So rates up in a fortnight.
A further hike in mortgage rates next month is now inevitable following a slide in unemployment to its lowest level since the mid-1970s.
Australia's unemployment rate fell to 4.1 per cent in January – a result not bettered since November 1974, when economic turmoil flowing from the world's first oil crisis pushed the rate above 4 per cent for the first time since the great depression.
In 33 years the rate has never again approached 4 per cent until now. The figure released yesterday by the Bureau of Statistics holds open the prospect of Australia obtaining a national unemployment rate with a '3' in front of it within months - a goal set by the outgoing Prime Minister John Howard during the November election.
The unemployment rate of Australians looking for full-time work has already fallen below 4 per cent. It hit 3.8 per cent in January.
In Parliament the Treasurer Wayne Swan welcomed the news declaring that “on this side of the House the creation of jobs goes to the very core of our being.”
But it has also made inevitable a further hike in the Reserve Bank's cash rate target to a 13-year high of 7.25 per cent, and an accompanying hike in standard variable mortgage rates to a 11-year high of around 9.25 per cent.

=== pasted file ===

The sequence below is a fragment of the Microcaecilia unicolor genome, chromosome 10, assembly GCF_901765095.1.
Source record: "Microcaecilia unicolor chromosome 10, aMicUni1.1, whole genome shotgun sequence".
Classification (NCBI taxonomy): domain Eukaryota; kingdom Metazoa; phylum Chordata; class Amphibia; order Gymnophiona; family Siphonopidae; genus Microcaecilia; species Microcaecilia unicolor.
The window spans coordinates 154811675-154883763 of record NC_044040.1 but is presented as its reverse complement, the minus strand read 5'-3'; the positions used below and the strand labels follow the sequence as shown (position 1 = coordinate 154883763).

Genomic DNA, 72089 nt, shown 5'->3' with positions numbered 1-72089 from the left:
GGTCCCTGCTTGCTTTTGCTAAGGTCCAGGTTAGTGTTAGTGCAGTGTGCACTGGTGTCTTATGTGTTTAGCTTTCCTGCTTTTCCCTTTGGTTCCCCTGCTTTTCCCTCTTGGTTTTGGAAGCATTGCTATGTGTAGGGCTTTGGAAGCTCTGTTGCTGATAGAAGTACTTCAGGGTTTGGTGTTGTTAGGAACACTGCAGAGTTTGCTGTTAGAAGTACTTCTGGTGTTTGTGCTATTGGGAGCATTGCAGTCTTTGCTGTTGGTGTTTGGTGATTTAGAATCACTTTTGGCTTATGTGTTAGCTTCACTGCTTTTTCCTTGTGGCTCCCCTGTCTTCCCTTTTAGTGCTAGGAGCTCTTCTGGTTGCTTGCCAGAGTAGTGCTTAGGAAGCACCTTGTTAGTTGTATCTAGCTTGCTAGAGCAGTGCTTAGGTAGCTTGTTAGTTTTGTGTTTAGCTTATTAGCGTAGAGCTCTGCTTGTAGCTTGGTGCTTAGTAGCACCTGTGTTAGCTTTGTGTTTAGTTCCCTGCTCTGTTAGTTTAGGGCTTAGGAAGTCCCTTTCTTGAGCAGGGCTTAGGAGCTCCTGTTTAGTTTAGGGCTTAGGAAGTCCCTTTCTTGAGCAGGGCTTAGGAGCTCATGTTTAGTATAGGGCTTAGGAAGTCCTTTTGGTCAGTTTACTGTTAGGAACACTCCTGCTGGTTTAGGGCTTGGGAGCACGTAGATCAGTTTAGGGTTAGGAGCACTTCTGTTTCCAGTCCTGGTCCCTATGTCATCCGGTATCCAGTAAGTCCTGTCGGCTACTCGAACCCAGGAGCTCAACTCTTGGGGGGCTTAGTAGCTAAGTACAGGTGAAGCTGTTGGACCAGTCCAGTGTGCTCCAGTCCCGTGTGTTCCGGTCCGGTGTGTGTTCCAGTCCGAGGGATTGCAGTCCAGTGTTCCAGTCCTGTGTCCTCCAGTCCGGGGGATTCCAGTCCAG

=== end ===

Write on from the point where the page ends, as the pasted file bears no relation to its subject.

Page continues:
Late yesterday financial markets were assigning an 85 per cent probability to the hike.
The Reserve Bank will meet to formally approve the hike in a fortnight on Tuesday March 4. It will be the fifth in eight months.
Concern about inflation forced the Reserve Bank to pushed up rates in August and November, a worldwide shortage of capital forced the the private banks to push up rates independently of the Reserve in January, and the Reserve Bank itself pushed up rates again in February.
Economist John Edwards of HSBC Capital Markets said said he expected the Reserve Bank to follow its March interest rate hike with another in April or May, taking the increase in mortgage rates since August to 1.4 percentage points.
A mortgage that cost 8.1 per cent in August and took $3,100 a month to pay off would then cost 9.5 per cent and take $3,500 a month to pay off.
Dr Edwards said the Reserve Bank wasn't planning the interest rate hikes because yesterday's employment figure was by itself spectacular, but because it showed “absolutely no sign of the slowdown in jobs growth” that the Bank expected following the recent hikes.
The resilient jobs market gave the bank confidence that it could afford to tighten rates a few more times without too much risk of going too far.
An extra 26,000 Australians found jobs in January in Australia's 15th consecutive month of jobs growth, the longest on record.
The number of unemployed Australians fell to 458,500 - a 26 year low and less than half the peak of nearly one million reached in 1993.
Commonwealth Securities reported yesterday that the dole queue – the number of Australians on either NewStart or Youth Allowances was much lower. In December it fell to 302,000 people, creating what ComSec calls a “core” unemployment rate of 2.8 per cent.
The ACT's unemployment rate remains the lowest in Australia at 2.3 per cent on a trend basis, with only 4,442 people out of work. Only 2,262 of them are receiving NewStart or Youth Allowances.